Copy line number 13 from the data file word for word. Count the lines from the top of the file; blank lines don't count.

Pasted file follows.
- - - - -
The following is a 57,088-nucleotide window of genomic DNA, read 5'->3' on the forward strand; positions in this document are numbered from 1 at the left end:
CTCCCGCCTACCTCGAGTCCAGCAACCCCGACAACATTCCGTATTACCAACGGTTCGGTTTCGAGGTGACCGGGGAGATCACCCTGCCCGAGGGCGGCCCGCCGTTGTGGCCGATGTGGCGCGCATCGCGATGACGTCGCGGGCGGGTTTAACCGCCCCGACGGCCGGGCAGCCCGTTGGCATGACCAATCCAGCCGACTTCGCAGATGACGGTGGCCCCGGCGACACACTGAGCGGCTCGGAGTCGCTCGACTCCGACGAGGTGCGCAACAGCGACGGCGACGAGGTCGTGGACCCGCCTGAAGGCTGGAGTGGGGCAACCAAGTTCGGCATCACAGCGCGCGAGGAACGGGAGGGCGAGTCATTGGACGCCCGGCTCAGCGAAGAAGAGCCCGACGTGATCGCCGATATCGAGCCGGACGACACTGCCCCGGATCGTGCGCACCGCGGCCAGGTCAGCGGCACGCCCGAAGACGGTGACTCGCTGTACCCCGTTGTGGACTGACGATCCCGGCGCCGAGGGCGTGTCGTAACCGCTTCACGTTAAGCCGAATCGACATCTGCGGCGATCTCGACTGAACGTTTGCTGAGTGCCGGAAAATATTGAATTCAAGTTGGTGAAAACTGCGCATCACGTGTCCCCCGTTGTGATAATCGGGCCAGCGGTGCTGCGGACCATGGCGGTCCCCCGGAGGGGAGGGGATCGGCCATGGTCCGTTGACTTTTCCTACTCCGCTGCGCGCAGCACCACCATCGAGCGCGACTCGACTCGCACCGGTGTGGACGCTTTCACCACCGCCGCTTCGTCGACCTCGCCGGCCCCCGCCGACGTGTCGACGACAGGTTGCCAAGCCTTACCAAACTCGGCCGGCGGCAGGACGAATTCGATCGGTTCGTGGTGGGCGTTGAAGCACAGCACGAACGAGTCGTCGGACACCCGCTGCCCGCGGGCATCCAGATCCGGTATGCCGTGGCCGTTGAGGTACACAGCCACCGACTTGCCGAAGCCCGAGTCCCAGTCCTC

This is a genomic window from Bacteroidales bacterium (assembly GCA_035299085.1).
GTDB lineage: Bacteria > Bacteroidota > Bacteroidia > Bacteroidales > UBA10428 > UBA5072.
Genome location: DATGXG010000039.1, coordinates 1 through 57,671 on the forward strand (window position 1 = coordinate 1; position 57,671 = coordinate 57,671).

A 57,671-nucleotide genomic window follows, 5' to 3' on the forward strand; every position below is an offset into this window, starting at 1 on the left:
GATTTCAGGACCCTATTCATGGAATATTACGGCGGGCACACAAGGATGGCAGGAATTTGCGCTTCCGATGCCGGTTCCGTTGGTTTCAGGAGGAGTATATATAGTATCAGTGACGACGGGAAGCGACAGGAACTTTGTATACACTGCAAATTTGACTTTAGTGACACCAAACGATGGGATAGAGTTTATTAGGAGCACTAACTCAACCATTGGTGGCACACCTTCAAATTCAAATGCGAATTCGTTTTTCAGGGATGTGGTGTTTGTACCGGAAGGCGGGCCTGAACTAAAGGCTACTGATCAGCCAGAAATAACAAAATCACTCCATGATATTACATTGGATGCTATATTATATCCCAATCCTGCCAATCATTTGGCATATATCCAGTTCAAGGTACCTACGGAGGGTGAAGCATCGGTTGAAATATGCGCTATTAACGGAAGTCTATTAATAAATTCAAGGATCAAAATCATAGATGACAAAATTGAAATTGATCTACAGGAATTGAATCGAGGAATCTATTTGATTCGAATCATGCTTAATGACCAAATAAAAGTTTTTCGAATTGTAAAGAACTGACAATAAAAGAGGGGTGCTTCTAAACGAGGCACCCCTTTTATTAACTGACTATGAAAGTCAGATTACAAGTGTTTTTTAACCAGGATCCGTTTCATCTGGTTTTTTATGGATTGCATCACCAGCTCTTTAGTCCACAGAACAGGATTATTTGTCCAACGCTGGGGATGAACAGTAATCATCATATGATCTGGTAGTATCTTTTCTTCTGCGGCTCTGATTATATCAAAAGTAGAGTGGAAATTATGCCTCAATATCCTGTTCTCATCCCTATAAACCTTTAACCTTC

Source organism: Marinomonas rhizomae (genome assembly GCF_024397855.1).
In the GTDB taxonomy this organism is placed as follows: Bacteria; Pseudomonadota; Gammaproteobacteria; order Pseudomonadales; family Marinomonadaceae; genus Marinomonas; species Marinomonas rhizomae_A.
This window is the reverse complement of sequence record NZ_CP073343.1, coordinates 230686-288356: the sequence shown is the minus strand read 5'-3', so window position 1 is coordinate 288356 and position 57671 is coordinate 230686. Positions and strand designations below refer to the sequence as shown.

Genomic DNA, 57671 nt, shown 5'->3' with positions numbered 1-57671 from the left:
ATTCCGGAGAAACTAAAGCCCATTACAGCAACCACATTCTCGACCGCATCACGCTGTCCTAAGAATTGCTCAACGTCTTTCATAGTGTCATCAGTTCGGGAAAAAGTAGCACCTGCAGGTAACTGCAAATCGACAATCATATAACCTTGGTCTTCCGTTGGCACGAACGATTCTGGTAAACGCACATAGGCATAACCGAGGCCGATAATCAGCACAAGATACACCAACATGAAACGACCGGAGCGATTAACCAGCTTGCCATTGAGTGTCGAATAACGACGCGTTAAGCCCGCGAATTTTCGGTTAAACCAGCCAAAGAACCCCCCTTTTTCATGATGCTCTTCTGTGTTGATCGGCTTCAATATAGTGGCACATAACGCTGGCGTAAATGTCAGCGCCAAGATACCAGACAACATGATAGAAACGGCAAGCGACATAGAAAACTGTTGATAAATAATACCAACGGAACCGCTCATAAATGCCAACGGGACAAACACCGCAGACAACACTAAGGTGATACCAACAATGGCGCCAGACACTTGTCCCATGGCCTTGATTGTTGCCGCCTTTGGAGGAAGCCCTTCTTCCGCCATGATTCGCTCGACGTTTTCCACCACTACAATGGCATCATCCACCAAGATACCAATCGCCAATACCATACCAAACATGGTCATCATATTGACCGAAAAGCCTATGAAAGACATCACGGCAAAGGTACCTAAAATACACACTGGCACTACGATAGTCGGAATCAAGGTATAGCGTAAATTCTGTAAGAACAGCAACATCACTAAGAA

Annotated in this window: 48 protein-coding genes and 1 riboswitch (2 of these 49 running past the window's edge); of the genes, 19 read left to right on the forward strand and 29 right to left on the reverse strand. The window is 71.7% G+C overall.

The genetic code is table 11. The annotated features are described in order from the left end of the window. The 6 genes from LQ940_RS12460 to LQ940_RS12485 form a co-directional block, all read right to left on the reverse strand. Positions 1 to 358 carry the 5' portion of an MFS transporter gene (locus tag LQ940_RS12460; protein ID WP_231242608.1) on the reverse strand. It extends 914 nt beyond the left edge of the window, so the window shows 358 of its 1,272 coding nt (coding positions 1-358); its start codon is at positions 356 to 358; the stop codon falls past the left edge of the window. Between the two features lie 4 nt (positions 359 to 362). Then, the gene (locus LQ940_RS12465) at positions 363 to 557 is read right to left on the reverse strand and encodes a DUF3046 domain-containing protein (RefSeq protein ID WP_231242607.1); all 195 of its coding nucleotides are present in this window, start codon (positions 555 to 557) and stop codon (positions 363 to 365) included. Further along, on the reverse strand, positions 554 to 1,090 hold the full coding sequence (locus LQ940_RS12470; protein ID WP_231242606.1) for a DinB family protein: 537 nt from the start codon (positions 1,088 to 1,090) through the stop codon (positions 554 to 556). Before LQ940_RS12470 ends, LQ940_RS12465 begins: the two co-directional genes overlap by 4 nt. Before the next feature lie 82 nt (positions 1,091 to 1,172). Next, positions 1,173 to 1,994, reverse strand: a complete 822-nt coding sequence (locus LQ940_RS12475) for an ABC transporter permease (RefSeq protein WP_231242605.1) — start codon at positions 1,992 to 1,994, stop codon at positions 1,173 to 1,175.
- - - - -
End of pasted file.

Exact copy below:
Annotated in this window: 48 protein-coding genes and 1 riboswitch (2 of these 49 running past the window's edge); of the genes, 19 read left to right on the forward strand and 29 right to left on the reverse strand. The window is 71.7% G+C overall.